• Eating meat – it seems like it is a matter of selfishness and lack of discipline. Though, I’m sure, there are those who supposedly consume such for spiritual practices, there are many who consume for the sake of their taste buds and inability to have compassion for the process through which their so-called edibles have been derived. Many also fail to realise the cannibalism in the action itself. This lack of self-control concerning their tastes and absence of compassion seem to manifest as a result of an immersion into the daily living and the social and political habits that infuse and empower such behaviour.

    In a society where action seems to go from contemplative to impulsive, in conjunction, with intention seeming to stem from greed and lust, rather than mercy and love, it seems that it would be difficult to attain a higher level of operation for the human vessel in consideration of the intense imposition of the former attributes in the common population.

    On a Universal note, however, according to some of the readings I’ve sought, Buddha embraced Sangha like many religious traditions and cults embrace new and other members. Encouragement and accompaniment on the road to a common realisation or perspective enforces the ideals of the group (or individual) on the consciousness of the new (or other) members. By reveling in such instructional fellowship, one is silently forbidden to stray from a specific path or ideology through the subtle forceful imposition of the associated paradigms.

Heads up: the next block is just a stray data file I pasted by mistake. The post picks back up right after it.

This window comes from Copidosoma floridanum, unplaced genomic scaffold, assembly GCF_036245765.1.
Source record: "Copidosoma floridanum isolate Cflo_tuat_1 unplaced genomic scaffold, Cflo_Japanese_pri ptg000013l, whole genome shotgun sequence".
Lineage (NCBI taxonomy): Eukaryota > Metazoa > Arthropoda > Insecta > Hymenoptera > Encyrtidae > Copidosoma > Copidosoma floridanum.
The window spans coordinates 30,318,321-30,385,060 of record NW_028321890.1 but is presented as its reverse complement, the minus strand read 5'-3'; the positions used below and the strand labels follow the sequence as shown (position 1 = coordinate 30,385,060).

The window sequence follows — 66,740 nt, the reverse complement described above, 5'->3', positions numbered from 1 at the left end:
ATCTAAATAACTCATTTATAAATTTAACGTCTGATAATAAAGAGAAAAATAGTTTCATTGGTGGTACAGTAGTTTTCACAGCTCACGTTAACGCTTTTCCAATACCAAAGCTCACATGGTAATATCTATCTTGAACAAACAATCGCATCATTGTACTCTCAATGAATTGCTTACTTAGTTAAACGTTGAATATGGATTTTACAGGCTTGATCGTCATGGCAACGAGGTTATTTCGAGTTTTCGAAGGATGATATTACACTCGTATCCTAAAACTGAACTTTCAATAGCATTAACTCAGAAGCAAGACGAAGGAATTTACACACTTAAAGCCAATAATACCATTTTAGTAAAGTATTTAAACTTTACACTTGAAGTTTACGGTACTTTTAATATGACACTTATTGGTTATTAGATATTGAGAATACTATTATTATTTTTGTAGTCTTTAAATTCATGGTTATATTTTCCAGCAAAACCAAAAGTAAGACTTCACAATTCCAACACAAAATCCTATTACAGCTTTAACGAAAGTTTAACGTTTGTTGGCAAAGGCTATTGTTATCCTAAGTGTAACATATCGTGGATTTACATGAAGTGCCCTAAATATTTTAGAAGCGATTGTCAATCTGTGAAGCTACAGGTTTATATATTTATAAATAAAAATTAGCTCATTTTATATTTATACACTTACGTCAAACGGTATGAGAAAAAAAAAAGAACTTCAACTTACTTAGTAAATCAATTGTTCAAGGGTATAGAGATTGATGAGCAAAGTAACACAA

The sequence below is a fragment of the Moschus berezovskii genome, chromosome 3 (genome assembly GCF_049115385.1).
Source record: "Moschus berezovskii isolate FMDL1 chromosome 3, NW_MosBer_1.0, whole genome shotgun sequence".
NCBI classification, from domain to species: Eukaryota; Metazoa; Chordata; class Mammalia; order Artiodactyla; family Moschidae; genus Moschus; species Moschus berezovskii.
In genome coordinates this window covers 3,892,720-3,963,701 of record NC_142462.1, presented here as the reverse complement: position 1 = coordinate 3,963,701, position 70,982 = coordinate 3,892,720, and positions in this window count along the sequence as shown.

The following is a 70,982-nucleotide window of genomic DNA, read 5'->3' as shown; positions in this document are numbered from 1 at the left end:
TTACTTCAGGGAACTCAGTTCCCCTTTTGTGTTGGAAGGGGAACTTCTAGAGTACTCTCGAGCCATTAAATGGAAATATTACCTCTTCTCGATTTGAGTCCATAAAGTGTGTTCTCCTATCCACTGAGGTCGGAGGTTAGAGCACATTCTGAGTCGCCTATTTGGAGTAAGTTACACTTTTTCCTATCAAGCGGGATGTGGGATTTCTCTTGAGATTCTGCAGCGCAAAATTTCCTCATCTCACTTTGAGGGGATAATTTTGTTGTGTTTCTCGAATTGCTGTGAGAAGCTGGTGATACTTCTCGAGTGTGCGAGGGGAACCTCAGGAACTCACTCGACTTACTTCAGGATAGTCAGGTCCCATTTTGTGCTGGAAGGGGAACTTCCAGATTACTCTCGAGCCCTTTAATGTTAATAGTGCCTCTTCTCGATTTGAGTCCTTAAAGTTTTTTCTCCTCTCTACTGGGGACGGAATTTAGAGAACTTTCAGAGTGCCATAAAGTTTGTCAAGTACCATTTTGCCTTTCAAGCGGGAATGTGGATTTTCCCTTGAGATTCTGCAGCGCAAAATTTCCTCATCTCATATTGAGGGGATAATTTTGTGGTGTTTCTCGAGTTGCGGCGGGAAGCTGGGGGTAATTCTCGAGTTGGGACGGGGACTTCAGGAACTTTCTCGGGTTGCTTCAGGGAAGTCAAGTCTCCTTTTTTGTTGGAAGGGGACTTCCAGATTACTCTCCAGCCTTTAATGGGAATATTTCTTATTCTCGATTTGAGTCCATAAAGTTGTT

In relation to meat eating, we are immersed in a culture that makes hamburgers, spaghetti and meatballs, fried chicken, and other hurtful practices the norm. Such a baptism, of this group’s (or individual’s) ideas, imprints it’s acceptability on the mind of a person, even more so when such ideals are imposed at a young age (i.e. ham in a jar for infants, etc.). This imprint becomes difficult to transcend in light of the continual enforcement of the created social norm, wherein consumption of meat has been created to be viewed as necessary nourishment and the glory of the taste buds; thereby, eradicating the factor of love through the imbalance of light on the process it took to receive this so-called nourishment and tasty objects of satisfaction.

    The factor of self-discipline, in this matter, seems to stem from changing such habits when the harmful factors have been exposed and brought to surface. The need for such consumption is only there as long as one wants to believe in its imperative significance. Self-control is difficult to cultivate in a society where freedom reigns and such so-called “freedom” is often an excuse to permit otherwise impermissible behaviour. If love dominated, transcending the concept of freedom, the world wouldn’t use the conscious torture and murder of loving animal creatures as an excuse to satisfy their cravings, which have only been a result of the mastermind of marketing and psychological manipulation, thus, resulting in the numbing of their “love” sensors.

    Copyright © 2014 MisadeBlah

  • Who consumes meat for spiritual practices?

    The Buddha did not embrace ‘Sangha like many religious traditions and cults embrace new and other members.’ The Buddha created and led the Sangha, and guided its new members in a non-cult-like way.

    Meat is not necessary for nourishment, as many victorious vegan athletes prove.

    If meat is truly tasty, there would be no need to add any vegan seasonings to it.

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